Challenges To Evolutionary Psychology

Interesting arguments.  I’m not sure how many of them threaten the credibility of either evolutionary psychology or sociobiology as disciplines themselves , rather than specific morally and politically unpleasant theses advanced by particular theories derived by scientists working within those fields.  And these arguments force evo psych and sociobiology to incorporate a view of the brain as much more interactive with the environment and providing less fixed human universals than (apparently) those fields want.

One thing is clear is that moral and political resistance to an unflattering interpretation of our genetic history should be considered an irrelevant obstacle to the truth about how they work.  Getting disquieting accounts of what we are has no immediate impact on our ethics or politics.  Rather they give us the tools to properly understand ourselves and figure out how to achieve our flourishing in interaction with the actual biology, physiology, and psychology we have.

We shouldn’t be afraid of ugly truths about our own weaknesses.

But those side-shows aside, this conclusion about the implications for psychology sounds quite plausible and amenable to my own thinking:

The discovery of genes as young as agriculture and city-states, rather than as old as cavemen, means “we have to rethink to foundational assumptions” of evo psych, says Miller, starting with the claim that there are human universals and that they are the result of a Stone Age brain. Evolution indeed sculpted the human brain. But it worked in malleable plastic, not stone, bequeathing us flexible minds that can take stock of the world and adapt to it.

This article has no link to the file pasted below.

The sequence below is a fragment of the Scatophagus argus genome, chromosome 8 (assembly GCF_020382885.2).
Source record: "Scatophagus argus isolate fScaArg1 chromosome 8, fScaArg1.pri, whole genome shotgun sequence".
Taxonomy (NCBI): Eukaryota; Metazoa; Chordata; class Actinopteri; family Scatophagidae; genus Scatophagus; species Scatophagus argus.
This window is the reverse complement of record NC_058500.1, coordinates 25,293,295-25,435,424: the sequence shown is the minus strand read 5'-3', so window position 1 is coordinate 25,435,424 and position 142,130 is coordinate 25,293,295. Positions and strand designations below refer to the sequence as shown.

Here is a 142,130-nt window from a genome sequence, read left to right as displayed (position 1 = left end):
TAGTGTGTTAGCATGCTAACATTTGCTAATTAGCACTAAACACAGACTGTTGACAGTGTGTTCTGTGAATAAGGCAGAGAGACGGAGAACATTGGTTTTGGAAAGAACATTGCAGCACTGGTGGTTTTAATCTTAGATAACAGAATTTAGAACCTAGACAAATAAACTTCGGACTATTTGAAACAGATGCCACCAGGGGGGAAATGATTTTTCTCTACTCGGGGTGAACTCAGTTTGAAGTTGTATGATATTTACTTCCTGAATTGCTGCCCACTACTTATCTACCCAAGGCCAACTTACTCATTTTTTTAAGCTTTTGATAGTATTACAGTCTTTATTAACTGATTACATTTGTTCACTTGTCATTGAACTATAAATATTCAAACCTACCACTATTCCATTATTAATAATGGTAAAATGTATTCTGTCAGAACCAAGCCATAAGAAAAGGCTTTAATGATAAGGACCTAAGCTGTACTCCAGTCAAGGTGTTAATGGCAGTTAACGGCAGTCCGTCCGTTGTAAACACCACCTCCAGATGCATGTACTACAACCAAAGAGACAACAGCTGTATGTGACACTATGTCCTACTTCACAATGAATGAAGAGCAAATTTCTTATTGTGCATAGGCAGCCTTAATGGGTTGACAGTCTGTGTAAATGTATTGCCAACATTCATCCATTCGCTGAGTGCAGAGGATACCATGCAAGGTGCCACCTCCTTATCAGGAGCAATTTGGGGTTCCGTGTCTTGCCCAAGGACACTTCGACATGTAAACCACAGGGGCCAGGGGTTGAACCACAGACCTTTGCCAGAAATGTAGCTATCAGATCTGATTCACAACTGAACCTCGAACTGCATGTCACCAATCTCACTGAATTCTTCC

About Daniel Fincke

Dr. Daniel Fincke  has his PhD in philosophy from Fordham University and spent 11 years teaching in college classrooms. He wrote his dissertation on Ethics and the philosophy of Friedrich Nietzsche. On Camels With Hammers, the careful philosophy blog he writes for a popular audience, Dan argues for atheism and develops a humanistic ethical theory he calls “Empowerment Ethics”. Dan also teaches affordable, non-matriculated, video-conferencing philosophy classes on ethics, Nietzsche, historical philosophy, and philosophy for atheists that anyone around the world can sign up for. (You can learn more about Dan’s online classes here.) Dan is an APPA  (American Philosophical Practitioners Association) certified philosophical counselor who offers philosophical advice services to help people work through the philosophical aspects of their practical problems or to work out their views on philosophical issues. (You can read examples of Dan’s advice here.) Through his blogging, his online teaching, and his philosophical advice services each, Dan specializes in helping people who have recently left a religious tradition work out their constructive answers to questions of ethics, metaphysics, the meaning of life, etc. as part of their process of radical worldview change.


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